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Type 1 By The Numbers: Lucky 13

Welcome to November, a month dedicated to “no-shaving” and Diabetes Awareness. Since I am having trouble growing my beard out, I will focus on writing about Diabetes Awareness. This year I will be basing my posts on the “numbers” associated with the disease, hopefully this will keep things somewhat interesting (although I’m not convinced an autoimmune disease that attacks one’s own pancreas is all that interesting, but I will try ;-). I won’t be posting every day, but these posts will, in their nature, cover a wide variety of topics related to the disease. T1BT#


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I'm not sure why "13" gets such a bad rap.

In the spring of 2005, I graduated from high school Lucky Number 13 out of my class of more than 620 people. It was the culmination of a great deal of hard work...AP classes to the max, newspaper Editor-In-Chief, Marching Band Drum Major, internship at Boeing, bellchoir director for my church, etc, etc. But the number 13 was less about what I had accomplished and more about what it meant for my future. That lucky spot allowed me the chance to attend Arizona State University for free (actually, they paid me!) where I majored in Aerospace Engineering!

You might be wondering what this has to do with Type 1 Diabetes or Diabetes awareness in general. Well, a lot actually. One of my main goals for this blog is to show others with Diabetes that dreams are possible. Just because you have a disease that naturally sets up road blocks doesn't mean that you should give in and turn around. It's hard sometimes to push back and stand up to the man,  but its better than living the "woe-is-me" or "I wish I could do that" life. If you let an autoimmune disease control your decisions and stifle your dreams, you have let Diabetes win.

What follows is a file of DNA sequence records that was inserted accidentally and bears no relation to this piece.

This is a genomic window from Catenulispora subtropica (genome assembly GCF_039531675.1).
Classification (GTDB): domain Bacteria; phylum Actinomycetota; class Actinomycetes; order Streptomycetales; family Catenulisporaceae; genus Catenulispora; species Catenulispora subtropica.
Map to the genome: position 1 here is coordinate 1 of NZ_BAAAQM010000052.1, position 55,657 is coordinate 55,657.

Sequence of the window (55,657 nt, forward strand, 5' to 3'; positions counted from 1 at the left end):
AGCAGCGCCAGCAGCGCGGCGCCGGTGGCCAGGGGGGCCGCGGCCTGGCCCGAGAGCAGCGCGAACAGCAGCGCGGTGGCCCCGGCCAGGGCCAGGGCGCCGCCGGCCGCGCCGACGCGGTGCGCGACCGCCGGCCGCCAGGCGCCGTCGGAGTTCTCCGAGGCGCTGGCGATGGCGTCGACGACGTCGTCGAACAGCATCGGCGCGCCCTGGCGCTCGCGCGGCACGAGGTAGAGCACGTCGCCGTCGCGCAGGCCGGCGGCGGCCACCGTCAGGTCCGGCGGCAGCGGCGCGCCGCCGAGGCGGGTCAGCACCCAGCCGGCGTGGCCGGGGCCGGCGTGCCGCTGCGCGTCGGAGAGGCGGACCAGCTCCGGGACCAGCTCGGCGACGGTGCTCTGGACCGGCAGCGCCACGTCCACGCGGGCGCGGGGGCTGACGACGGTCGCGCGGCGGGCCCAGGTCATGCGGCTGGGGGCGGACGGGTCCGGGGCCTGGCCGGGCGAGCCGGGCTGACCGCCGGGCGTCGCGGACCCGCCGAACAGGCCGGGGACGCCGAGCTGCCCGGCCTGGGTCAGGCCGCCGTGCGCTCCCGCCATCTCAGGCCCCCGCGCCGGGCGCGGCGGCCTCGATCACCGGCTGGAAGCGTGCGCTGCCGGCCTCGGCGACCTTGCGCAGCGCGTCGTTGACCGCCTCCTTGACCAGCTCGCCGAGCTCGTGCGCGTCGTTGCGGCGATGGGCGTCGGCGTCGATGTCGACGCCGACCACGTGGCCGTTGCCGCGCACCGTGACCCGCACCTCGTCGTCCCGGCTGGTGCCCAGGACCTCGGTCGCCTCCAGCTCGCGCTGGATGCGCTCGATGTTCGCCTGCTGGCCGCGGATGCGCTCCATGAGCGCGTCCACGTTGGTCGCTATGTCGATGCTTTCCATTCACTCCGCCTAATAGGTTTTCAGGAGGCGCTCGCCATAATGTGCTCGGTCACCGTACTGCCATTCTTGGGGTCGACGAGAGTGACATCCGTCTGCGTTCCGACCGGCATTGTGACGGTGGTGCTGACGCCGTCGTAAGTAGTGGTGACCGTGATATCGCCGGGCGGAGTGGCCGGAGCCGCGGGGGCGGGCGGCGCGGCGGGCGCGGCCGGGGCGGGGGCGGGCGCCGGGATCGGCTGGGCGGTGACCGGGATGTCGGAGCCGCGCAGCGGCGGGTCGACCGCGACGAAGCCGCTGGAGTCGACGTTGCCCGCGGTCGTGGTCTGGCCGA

When I decided that I wasn't going to let Diabetes rule my life, doors started opening up. I had amazing leadership opportunities in high school, I was accepted into Aerospace Engineering, I graduated with zero student loan debt, I was hired straight out of school, I was blessed with an amazing support group at that job...they stood behind me when the FAA was difficult, they never questioned my abilities while flying or in the altitude chamber or in the helicopter dunker...and now, I am working hard at NASA, proving that a Type 1 Diabetic can fly the International Space Station.


Bonus points for spotting the Army guy ;-)

I hope these little nuggets inspire others to push the boundaries Diabetes creates. Take it from me...it's soooooooo worth it to break free!! I would love to hear other breaking free stories ;-)

Comments

  1. Hi... it's been a long time since I've looked in, but I'm digging this series of posts you're doing in November! I know you're going to be an inspiration to generations of aspiring astronauts.

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